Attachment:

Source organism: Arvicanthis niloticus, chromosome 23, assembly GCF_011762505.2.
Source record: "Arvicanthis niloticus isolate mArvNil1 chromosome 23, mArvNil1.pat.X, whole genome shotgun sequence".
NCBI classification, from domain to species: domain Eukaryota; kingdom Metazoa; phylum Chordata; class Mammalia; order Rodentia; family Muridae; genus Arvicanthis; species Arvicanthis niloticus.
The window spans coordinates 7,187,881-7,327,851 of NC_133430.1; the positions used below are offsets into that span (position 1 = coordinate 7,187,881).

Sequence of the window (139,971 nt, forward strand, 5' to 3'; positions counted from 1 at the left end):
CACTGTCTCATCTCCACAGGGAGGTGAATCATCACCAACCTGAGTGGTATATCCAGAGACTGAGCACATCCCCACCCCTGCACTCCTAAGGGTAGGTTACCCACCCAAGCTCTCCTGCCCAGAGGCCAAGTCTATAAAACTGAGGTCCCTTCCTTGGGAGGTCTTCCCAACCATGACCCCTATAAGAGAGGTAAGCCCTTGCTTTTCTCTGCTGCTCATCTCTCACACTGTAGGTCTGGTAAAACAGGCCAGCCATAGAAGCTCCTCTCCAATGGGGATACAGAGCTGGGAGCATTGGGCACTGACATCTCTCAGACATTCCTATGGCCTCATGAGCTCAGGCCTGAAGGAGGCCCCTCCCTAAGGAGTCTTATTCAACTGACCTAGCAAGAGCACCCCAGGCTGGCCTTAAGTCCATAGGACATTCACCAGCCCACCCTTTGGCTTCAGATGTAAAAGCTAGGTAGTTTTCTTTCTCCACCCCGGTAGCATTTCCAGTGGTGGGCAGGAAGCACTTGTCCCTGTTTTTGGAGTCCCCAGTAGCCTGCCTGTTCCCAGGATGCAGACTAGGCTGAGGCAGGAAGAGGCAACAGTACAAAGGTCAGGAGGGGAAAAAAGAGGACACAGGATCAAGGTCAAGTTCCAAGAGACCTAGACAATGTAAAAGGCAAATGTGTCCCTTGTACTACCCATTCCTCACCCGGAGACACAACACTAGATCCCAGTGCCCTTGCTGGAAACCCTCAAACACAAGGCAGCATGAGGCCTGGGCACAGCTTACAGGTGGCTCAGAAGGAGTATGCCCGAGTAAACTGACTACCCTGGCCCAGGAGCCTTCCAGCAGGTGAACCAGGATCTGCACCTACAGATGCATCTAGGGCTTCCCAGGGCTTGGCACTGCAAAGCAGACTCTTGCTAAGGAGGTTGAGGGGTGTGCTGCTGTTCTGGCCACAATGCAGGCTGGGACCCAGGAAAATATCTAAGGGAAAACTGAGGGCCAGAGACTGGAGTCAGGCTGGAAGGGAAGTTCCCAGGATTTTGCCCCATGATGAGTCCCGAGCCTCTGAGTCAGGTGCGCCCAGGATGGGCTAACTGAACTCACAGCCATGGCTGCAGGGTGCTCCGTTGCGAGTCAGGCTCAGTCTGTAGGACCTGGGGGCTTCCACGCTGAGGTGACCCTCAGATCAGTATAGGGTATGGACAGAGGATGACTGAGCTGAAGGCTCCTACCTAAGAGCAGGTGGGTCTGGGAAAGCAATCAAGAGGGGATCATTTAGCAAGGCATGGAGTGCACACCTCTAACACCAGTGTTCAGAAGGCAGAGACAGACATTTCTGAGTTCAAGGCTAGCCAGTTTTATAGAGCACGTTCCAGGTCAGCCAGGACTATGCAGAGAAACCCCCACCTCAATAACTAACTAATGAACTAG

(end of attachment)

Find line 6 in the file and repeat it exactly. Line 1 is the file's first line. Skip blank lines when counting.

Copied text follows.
CACTGTCTCATCTCCACAGGGAGGTGAATCATCACCAACCTGAGTGGTATATCCAGAGACTGAGCACATCCCCACCCCTGCACTCCTAAGGGTAGGTTACCCACCCAAGCTCTCCTGCCCAGAGGCCAAGTCTATAAAACTGAGGTCCCTTCCTTGGGAGGTCTTCCCAACCATGACCCCTATAAGAGAGGTAAGCCCTTGCTTTTCTCTGCTGCTCATCTCTCACACTGTAGGTCTGGTAAAACAGGCCAGCCATAGAAGCTCCTCTCCAATGGGGATACAGAGCTGGGAGCATTGGGCACTGACATCTCTCAGACATTCCTATGGCCTCATGAGCTCAGGCCTGAAGGAGGCCCCTCCCTAAGGAGTCTTATTCAACTGACCTAGCAAGAGCACCCCAGGCTGGCCTTAAGTCCATAGGACATTCACCAGCCCACCCTTTGGCTTCAGATGTAAAAGCTAGGTAGTTTTCTTTCTCCACCCCGGTAGCATTTCCAGTGGTGGGCAGGAAGCACTTGTCCCTGTTTTTGGAGTCCCCAGTAGCCTGCCTGTTCCCAGGATGCAGACTAGGCTGAGGCAGGAAGAGGCAACAGTACAAAGGTCAGGAGGGGAAAAAAGAGGACACAGGATCAAGGTCAAGTTCCAAGAGACCTAGACAATGTAAAAGGCAAATGTGTCCCTTGTACTACCCATTCCTCACCCGGAGACACAACACTAGATCCCAGTGCCCTTGCTGGAAACCCTCAAACACAAGGCAGCATGAGGCCTGGGCACAGCTTACAGGTGGCTCAGAAGGAGTATGCCCGAGTAAACTGACTACCCTGGCCCAGGAGCCTTCCAGCAGGTGAACCAGGATCTGCACCTACAGATGCATCTAGGGCTTCCCAGGGCTTGGCACTGCAAAGCAGACTCTTGCTAAGGAGGTTGAGGGGTGTGCTGCTGTTCTGGCCACAATGCAGGCTGGGACCCAGGAAAATATCTAAGGGAAAACTGAGGGCCAGAGACTGGAGTCAGGCTGGAAGGGAAGTTCCCAGGATTTTGCCCCATGATGAGTCCCGAGCCTCTGAGTCAGGTGCGCCCAGGATGGGCTAACTGAACTCACAGCCATGGCTGCAGGGTGCTCCGTTGCGAGTCAGGCTCAGTCTGTAGGACCTGGGGGCTTCCACGCTGAGGTGACCCTCAGATCAGTATAGGGTATGGACAGAGGATGACTGAGCTGAAGGCTCCTACCTAAGAGCAGGTGGGTCTGGGAAAGCAATCAAGAGGGGATCATTTAGCAAGGCATGGAGTGCACACCTCTAACACCAGTGTTCAGAAGGCAGAGACAGACATTTCTGAGTTCAAGGCTAGCCAGTTTTATAGAGCACGTTCCAGGTCAGCCAGGACTATGCAGAGAAACCCCCACCTCAATAACTAACTAATGAACTAG